This article by Dr. Amy Tuteur (who chose to deliver her own 4 children with vaginal births, all breastfed) I feel highlights an important fact about natural childbirth that I feel is not openly talked about:

www.skepticalob.com/2015/10/incontinence...peak-its-name-2.html


Jana, I think it is really great that you are willing to share all the details about your pregnancies and recovery. I think it is wonderful that Moomie is such a place where we can read about each others real life stories. Your advice that your body has run a marathon is so true and that the rest is crucial!

PS: I can also add a hemorrhoid to the list just like you ladies. :silly:

Thank you for your well wishes Marijke and Jana. xx

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5 years 2 weeks ago #270728 by Moomie Admin
Ps. I have to add. I am selfish after birth. I do a lot of lying in bed. Sleeping when baby sleeps. Eating what i feel my body needs - lots of protein and healthy fats and liquids. I don't go out of the house at all for at least two weeks and I also don't allow visitors. Your body has run a marathon and need to recuperate. That is really important.

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5 years 2 weeks ago - 5 years 2 weeks ago #270727 by Moomie Admin
Hi Gloei

I saw in earlier posts you said no one seems to be talking about the post labour body and what labour does to your body. F

I can just relate my own three births quickly and tell you about the post-partum healing: *not for sensitive readers. Haha!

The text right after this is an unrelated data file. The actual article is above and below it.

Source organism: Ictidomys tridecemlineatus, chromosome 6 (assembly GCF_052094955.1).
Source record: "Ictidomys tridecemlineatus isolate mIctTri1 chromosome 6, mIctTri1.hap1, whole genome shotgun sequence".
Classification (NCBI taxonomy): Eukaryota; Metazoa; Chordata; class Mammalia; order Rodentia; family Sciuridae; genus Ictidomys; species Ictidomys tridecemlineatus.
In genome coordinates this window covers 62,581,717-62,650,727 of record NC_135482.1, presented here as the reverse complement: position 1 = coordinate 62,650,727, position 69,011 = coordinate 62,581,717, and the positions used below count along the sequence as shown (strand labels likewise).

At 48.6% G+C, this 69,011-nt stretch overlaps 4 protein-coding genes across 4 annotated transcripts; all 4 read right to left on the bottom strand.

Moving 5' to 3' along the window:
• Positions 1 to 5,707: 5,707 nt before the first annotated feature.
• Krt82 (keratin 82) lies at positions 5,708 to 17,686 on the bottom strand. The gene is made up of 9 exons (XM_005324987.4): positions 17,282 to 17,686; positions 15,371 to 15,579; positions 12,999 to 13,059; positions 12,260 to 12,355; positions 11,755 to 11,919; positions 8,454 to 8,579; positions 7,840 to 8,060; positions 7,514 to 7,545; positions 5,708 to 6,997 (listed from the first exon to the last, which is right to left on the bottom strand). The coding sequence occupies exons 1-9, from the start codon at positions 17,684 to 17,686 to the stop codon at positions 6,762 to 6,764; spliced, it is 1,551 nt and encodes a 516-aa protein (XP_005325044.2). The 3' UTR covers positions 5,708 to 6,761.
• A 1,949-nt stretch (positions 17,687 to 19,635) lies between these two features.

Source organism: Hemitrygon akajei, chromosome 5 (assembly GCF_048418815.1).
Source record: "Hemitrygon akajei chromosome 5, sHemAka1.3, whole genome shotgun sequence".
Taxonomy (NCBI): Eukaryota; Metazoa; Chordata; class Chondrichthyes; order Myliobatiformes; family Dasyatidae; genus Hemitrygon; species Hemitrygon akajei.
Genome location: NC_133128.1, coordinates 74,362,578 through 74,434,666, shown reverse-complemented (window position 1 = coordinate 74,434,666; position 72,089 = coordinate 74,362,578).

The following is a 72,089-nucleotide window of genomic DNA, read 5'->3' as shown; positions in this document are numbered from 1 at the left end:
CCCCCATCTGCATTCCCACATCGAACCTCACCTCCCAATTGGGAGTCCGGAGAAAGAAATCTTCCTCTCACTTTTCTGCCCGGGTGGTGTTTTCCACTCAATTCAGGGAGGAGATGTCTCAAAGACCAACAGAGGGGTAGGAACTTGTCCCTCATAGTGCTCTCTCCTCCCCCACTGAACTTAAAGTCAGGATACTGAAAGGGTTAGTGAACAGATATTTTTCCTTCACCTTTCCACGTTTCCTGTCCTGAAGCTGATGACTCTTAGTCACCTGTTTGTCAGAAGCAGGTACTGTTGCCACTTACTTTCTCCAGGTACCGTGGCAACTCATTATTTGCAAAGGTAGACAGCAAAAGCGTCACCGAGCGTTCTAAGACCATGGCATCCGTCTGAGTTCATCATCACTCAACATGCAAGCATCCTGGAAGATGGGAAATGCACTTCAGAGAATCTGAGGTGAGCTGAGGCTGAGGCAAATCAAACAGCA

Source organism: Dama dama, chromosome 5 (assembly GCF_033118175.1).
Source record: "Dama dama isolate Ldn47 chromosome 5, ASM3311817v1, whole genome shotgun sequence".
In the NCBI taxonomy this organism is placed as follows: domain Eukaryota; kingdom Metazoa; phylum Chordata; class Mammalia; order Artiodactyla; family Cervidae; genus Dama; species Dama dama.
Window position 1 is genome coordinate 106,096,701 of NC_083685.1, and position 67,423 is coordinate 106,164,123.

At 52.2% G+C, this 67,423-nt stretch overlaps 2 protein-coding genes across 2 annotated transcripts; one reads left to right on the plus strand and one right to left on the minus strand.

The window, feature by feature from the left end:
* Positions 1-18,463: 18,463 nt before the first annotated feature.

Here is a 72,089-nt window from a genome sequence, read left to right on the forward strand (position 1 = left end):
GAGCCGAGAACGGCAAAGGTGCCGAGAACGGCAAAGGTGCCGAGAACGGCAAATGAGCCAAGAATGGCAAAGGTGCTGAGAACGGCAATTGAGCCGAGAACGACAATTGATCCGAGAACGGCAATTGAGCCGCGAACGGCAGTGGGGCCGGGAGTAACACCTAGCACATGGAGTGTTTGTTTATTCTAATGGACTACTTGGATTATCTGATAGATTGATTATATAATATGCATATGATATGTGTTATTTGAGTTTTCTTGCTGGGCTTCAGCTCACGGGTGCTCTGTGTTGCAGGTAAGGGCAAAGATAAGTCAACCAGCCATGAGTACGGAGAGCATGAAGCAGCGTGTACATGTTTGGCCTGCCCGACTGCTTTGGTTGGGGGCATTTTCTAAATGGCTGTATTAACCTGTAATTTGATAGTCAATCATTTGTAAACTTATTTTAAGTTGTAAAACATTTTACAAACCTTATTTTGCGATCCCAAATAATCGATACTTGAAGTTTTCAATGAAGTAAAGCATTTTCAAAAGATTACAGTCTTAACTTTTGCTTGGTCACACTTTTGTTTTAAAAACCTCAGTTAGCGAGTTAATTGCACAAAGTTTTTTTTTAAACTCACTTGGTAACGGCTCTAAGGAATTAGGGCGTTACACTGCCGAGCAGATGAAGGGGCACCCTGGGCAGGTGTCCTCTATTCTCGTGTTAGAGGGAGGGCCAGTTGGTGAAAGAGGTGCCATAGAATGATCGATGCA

1.

State of body and weight, age:

Fell pregnant at 25, 48 kg, very small frame. Gave birth weighing 73 kg. (I put this in so you can see the weight that was added to my joints and body).

Exercise and state of mind:

I jogged until 8 weeks, then did absolutely nothing further. :-) Ate what I wanted and did some kegels before birth. Believed there was nothing to birth, everyone does it, did not consider a c-section for one second, even though lots of people told me I was insane. Changed drs at 36 weeks pregnant, because I thought my gynae would force a c-section.

Birth and recovery:

3.4 kg baby @ 38 weeks pregnant. Normal delivery, vacuum assist, in labour for 10 hours, lying on back when giving birth, no epidural. Had to be cut. Seconds after giving birth, I was fine! Went home the next morning. Got a lot of stitches but in all honesty NEVER had any problems with it. No soreness, nothing. Breastfed easily and was in love with my baby.

Sex and vag life afterwards:

Had sex for first time about three months after birth, was super scared and got some or other vaginal trauma. My vag would "tense" and tighten when having sex, making it super uncomfortable and sore. It came right by itself after a few months. Never had any leakage problems and after pregnancy, no constipation, nothing.

2.

State of body, weight, age:

Fell pregnant at 27, 56kg, still small frame. Gave birth at 75 kg.

Exercise and state of mind:

I was jogging when I fell pregnant. Did a 10km after giving birth to my first. I started swimming at 6 months pregnant – 20 lenghts a day – until the day I gave birth. Did lots of stretch exercises. Was determined to give birth naturally again, did hypnobirth and practiced a lot. Did a lot of birth preparation, even did a meditation course.

Birth and recovery:

3.2 kg @ 37 weeks (Sion had a two complete knots in his cord). Was in labour the whole night but not really hectic. From 6am I was in active labour, gave birth at 9am. No intervention, apart from being cut. Most beautiful birth to date. Still on back. Afterwards hectic “after birth contractions”. Had a heomorroid, very very sore. No leakage or anything vag-like. Stitches were not sore, went away by themselves. I was very emotional after Sion’s birth for about two weeks. (Had a lot to do with the horror of hospitals and how they treated my baby after birth).

Sex and vag life afterwards: